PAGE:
The path to the comprehension of freeorder as in internal condition may best be found by emulating, or “indwelling”, as Michael Polanyi would say in Personal Knowledge, master explorers. The knowledge acquired thereby is more tacit than logically encoded, and often is more kinetic than visual or auditory.
*
For the social manifestations of freeorder see Human Action, by Ludwig von Mises, and most of the work of F. A. Hayek. For interesting applications (although not named) of the concept see Good Profit, by Charles G. Koch, and Team of Teams, by General Stanley McChrystal.
*
For interesting applications of the concept (although not named) see Good Profit, by Charles G. Koch, and Team of Teams, by General Stanley McChrystal.
*
An essential starting point: Chapter 2, “Cosmos and Taxis,” of Law, Legislation and Liberty, by F. A. Hayek, in which kinds of order are explained.
*
freeorder is a simple word useful precisely because the emergence it names and enables is complex, comprising usually invisible interactions between things that seem today to have nothing in common, but that in the future will be understood to have shared common elements of great potency.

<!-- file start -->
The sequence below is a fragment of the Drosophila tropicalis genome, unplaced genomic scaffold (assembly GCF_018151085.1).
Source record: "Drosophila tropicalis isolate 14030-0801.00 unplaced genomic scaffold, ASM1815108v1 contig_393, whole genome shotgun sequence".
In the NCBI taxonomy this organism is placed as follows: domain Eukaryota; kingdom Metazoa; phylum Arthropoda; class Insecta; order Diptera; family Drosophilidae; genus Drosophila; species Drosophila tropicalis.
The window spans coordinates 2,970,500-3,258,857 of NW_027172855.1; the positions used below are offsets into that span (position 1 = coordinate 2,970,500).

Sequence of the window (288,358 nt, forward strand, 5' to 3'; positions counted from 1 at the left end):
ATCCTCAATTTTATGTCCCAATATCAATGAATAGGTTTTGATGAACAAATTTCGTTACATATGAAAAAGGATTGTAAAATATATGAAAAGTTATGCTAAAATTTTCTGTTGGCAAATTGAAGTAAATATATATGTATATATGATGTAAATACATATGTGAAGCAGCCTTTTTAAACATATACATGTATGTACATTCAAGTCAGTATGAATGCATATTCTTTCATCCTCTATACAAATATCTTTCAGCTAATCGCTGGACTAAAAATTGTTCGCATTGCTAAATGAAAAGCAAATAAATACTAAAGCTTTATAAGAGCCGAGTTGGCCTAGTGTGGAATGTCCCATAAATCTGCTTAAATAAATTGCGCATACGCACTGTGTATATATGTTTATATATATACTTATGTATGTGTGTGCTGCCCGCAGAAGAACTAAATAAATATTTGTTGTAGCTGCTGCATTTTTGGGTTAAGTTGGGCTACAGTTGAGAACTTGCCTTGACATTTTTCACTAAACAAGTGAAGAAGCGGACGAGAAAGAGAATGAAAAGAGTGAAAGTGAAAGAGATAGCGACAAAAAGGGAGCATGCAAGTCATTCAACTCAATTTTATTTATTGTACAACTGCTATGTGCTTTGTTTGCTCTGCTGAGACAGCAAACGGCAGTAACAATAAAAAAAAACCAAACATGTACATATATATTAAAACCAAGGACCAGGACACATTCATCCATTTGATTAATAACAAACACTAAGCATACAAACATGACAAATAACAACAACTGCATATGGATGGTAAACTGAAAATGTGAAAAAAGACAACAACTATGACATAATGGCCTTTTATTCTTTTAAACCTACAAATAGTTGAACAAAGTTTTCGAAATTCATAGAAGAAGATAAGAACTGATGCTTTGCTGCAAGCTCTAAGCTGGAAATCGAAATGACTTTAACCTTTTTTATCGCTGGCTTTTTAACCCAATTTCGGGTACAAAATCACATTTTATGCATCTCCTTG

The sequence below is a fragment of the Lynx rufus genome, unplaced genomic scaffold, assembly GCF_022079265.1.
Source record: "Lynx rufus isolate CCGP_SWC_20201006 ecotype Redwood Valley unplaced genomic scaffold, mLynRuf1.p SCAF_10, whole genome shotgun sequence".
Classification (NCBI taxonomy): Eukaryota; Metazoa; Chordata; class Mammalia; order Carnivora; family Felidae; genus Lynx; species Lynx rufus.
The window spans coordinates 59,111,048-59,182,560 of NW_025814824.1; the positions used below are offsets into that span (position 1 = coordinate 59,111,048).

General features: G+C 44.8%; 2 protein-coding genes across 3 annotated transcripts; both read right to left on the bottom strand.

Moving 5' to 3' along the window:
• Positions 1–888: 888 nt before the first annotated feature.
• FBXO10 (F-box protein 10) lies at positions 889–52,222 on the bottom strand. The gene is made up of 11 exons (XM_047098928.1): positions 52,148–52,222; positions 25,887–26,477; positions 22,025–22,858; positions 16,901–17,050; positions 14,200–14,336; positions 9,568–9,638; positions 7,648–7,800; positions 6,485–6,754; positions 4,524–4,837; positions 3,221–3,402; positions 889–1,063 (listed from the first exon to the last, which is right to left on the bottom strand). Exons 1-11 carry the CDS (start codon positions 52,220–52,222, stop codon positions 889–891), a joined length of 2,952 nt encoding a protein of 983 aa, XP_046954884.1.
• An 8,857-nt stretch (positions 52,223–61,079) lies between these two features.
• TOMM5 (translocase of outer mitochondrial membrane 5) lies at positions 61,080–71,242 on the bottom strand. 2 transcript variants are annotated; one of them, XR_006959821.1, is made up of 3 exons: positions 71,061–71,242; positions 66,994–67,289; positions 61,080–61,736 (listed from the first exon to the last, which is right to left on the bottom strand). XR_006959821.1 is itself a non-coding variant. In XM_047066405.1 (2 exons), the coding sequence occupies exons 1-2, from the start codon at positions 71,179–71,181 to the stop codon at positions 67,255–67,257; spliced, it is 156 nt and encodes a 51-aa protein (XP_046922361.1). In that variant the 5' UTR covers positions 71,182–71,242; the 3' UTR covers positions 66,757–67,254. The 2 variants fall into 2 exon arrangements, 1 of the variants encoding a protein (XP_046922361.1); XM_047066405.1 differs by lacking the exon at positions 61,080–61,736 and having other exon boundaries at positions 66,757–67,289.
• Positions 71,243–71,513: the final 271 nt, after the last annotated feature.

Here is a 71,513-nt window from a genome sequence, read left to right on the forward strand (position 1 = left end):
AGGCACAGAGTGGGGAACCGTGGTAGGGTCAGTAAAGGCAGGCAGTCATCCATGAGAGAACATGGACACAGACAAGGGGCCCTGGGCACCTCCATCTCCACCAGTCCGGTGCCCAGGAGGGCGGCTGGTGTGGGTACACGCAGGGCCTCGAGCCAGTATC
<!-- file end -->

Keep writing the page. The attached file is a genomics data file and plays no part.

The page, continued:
V
Fusion will power the emergence of freeorder: venture-philosophy+venture-capital+venture-politics. Forges provide magnetic fields to bring these elements into requisite proximity. 11/21/17
*
A political strategy to clear space for solutions, not to provide solutions.
*
freeorder may come to convey the hope and assurance brought by the word spring spoken in midst of hard winter. Perhaps it summons hints of generative power, as if there is sun, earth, rain, and seeds within each of us.
*
Each integrating forge (a kind of freeorder generator) is born out of an informal matrix of learner-investors brought together into a network by weavers, inspired to work for the catalyzed emergence of a world fit for those intent on giving their best, while serving and being served in return. In the case of this forge, Explorers Foundation, that network is the freeorder network. -01Jul17
*
glyph 590 High Tech Hayekians, by Don Lavoie - precursors, origins, and potential of the agoric approach to computation … foundations of the thinking that led to Blockchain, Bitcoin, etc.